“Let’s play stuffed animal math!” My eager grandchildren clamber up the stairs to my room and line up on the bed while I take my place in the rocking chair with the bin full of stuffed animals at my side. I ask them arithmetic questions, and at each answer I toss another animal over. It’s a little rowdy, and they have to be reminded a few times to stay on task, but it’s fun and helps with their mental math skills.
Then downstairs we go to pick out some books to read from my ample collection. I am also well supplied with jigsaw puzzles, maps of states and continents, blocks and building sets of various shapes.
The 6-year-old likes to diligently color in her workbooks. In contrast, her 8-year-old brother would rather go around with his tape measure, making a map to scale on graph paper of each room of the house.
On my refrigerator is a large set of magnet letters, so our early reader can practice forming simple words, or we can spell out a message for the day.
Also on the lesson plan for any given day might be making applesauce, cheese, butter or oatmeal cookies, reading the recipe and counting by threes and fours as we fill the cookie sheets.
When the weather is nice and the front yard invites us out of the house, we write sentences or math problems on the picnic table with chalk. Somehow that’s more appealing than doing the problems on paper.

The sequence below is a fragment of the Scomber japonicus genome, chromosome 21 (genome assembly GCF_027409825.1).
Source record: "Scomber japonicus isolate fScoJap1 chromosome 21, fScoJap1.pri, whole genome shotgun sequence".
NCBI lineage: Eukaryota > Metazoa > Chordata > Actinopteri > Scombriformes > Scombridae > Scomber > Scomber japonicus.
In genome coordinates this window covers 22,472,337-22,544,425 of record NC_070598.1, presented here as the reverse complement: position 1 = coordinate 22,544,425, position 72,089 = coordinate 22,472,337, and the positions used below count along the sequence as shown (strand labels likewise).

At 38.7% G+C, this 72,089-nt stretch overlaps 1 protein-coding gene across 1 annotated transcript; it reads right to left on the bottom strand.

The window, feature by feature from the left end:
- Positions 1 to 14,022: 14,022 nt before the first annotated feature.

When their father comes in from field work, he may offer some real-life story problems about how many bushels of corn fit in a truck and how many truckloads of crop are in the bins. He is also a wealth of agronomy knowledge, so the kids can identify not only field and forage crops but also most weeds as well, and they can tell you the habits and best ways of conquering different kinds of weeds.
And lambing season—well, that’s a lesson in multiplication as well as the science of reproduction and lactation. The children work and play in the barn, absorbing knowledge and skills naturally as their parents tend to the flock.
Their mother does her part at home, drilling them on math facts and finding a variety of computer learning lessons and games. She also helps them write letters to their cousins and great-grandparents so they feel a reason for writing. And she lets them paint. For that, she is braver than I.
We try to use the unexpected and teachable moments, incorporating academic skills into everyday life. Curiosity is a great driver for learning, so when they ask a question about something, we’ll look it up in the encyclopedia. Then we’ll see other interesting pictures and entries in the volume, which leads to more questions and explorations.
All this spontaneous activity keeps me on my toes. Well, to be honest, sometimes my head spins, and I don’t know what to do next. But I’m rolling with it. It is so worth it.
I am very thankful for the freedom and flexibility we have to teach our children at home at the pace that is best for them.
WINIFRED HOFFMAN, of Earlville, is a farmer, breeder of dual-purpose cattle and a student of life. She can be reached by emailing email@example.com.